FX Brands Itself with Slogan ‘There Is No Box’

FX is branding itself with the slogan, "There Is No Box."

The network will take on that tag line in a series of spots slated to start running Dec. 18 and will phase out the klieg lights in its logo, leaving just the uppercase letters "FX."

The News Corp.-owned general-entertainment basic-cable network has had two tag lines previously, but it hasn't employed them over the past several years, choosing instead to focus its marketing efforts on its critically acclaimed original series individually.

Some 25 spots created by the network and scheduled to begin running during the Dec. 18 episode of Nip/Tuckrepeatedly invoke the phrase, "There is no …" along with various words and phrases that match and overlay emotion-laden clips from FX's eight original series. Many are set to James Morrison's "You Give Me Something" from his new album, Undiscovered.

The aim of the spots -- three 60-second amalgamations of clips from various series, as well as 30-second spots for each individual show -- was to show the communalities held by the series, which are "cliché-busting," FX Networks president and general manager John Landgraf said.

"They focus on the antiheroes, the outlaws, complex, rich, authentically human characters," he added. "We want to elevate nonconformity to an aspirational experience. We're endorsing unrestrained creativity, originality and distribution."

Landgraf would not give a specific dollar amount for the campaign, saying only that the network spent "tens of millions of dollars."

FX executives have been working on the campaign for about one year, in part as a reaction to focus-group testing they conducted showing that many viewers recognized FX's original series but thought they aired on broadcast networks or pay-cable channels.

At a time when competition from Web sites, video games and a slew of other digital-cable networks has made solid brand definition more important than ever, FX joined other basic-cable networks like Court TV and Hallmark Channel in announcing that it will change its own.

"It takes a long time in a very large country with a lot of channels for a channel's identity to penetrate the consciousness of everybody in America," Landgraf said. "If you're not in people's consideration set, it's very hard to get people to even sample a show."

FX purchased a 60-second spot during Feb. 3's Super Bowl XLII on sister network Fox, but otherwise, the spots -- about 25 different ones total -- will run on News Corp.-owned assets, including Fox, Fox's sports-focused cable networks and Fox Interactive Media's sites, including social-networking site MySpace, film-review site Rotten Tomatoes and photo-sharing site Photobucket. A paid print-media campaign is scheduled to follow.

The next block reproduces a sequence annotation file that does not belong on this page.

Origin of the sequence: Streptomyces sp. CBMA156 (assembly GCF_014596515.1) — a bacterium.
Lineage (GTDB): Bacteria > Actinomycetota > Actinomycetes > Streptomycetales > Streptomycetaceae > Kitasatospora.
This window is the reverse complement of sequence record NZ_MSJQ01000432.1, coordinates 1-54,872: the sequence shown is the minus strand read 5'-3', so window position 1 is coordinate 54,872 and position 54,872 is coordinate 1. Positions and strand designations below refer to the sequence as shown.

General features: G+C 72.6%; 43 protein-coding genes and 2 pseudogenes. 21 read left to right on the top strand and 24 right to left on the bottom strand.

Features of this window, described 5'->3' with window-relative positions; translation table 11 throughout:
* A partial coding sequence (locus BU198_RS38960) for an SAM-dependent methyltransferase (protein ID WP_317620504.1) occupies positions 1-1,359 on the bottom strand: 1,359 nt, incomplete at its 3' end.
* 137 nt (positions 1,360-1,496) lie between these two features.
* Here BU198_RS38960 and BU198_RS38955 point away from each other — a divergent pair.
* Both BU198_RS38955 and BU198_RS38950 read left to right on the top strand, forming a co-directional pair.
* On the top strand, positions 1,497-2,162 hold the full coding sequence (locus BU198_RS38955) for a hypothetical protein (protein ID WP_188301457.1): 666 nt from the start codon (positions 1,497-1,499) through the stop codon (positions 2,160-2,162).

While he acknowledged frustration that the continuing writers’ strike could impact production of new seasons of FX shows, includingDamages and Rescue Me, Landgraf said its lack of resolution wouldn't impact the campaign's rollout. He added that FX plans to use the campaign for at least a decade, and that five of its eight shows are ready to run in the next 6-8 months -- the network banked complete seasons of Nip/Tuck,The Shieldand 30 Days and half-seasons (seven episodes each) of Dirt and The Riches.

FX used two tag lines previously. When the network launched in June 1994, it bore the tag line, "TV Made Fresh Daily," to tie in with the original daytime programming it produced out of New York. In August 1997, it swapped to the tag line, "Fox Gone Cable," to promote Fox shows it reran, including The X-Files.

Now, with ratings that have nearly doubled over the past five years due to acquired movies, the National Association for Stock Car Auto Racing and its original shows, FX was looking for an overall brand that reflected the spirit of the network, Landgraf said.

At a press conference held in New York Tuesday morning to announce the branding, two stars of FX original series -- The Shield's Michael Chiklis and Rescue Me's newly raven-dyed Denis Leary -- made appearances to support the network that runs their shows. Glenn Close -- whose Damages recently earned a second-season pickup from FX -- was slated to attend but was not feeling well, according to an FX representative.

Landgraf, in announcing the changes, thanked every executive producer of the network's eight shows, saying that he recognized their importance to FX at a time when the strike has brought perhaps more attention than ever to Hollywood's creative minds.

"This network was founded upon a dedication to helping creative people reach their goals and a faith that if we do, good things will happen to the network," he added.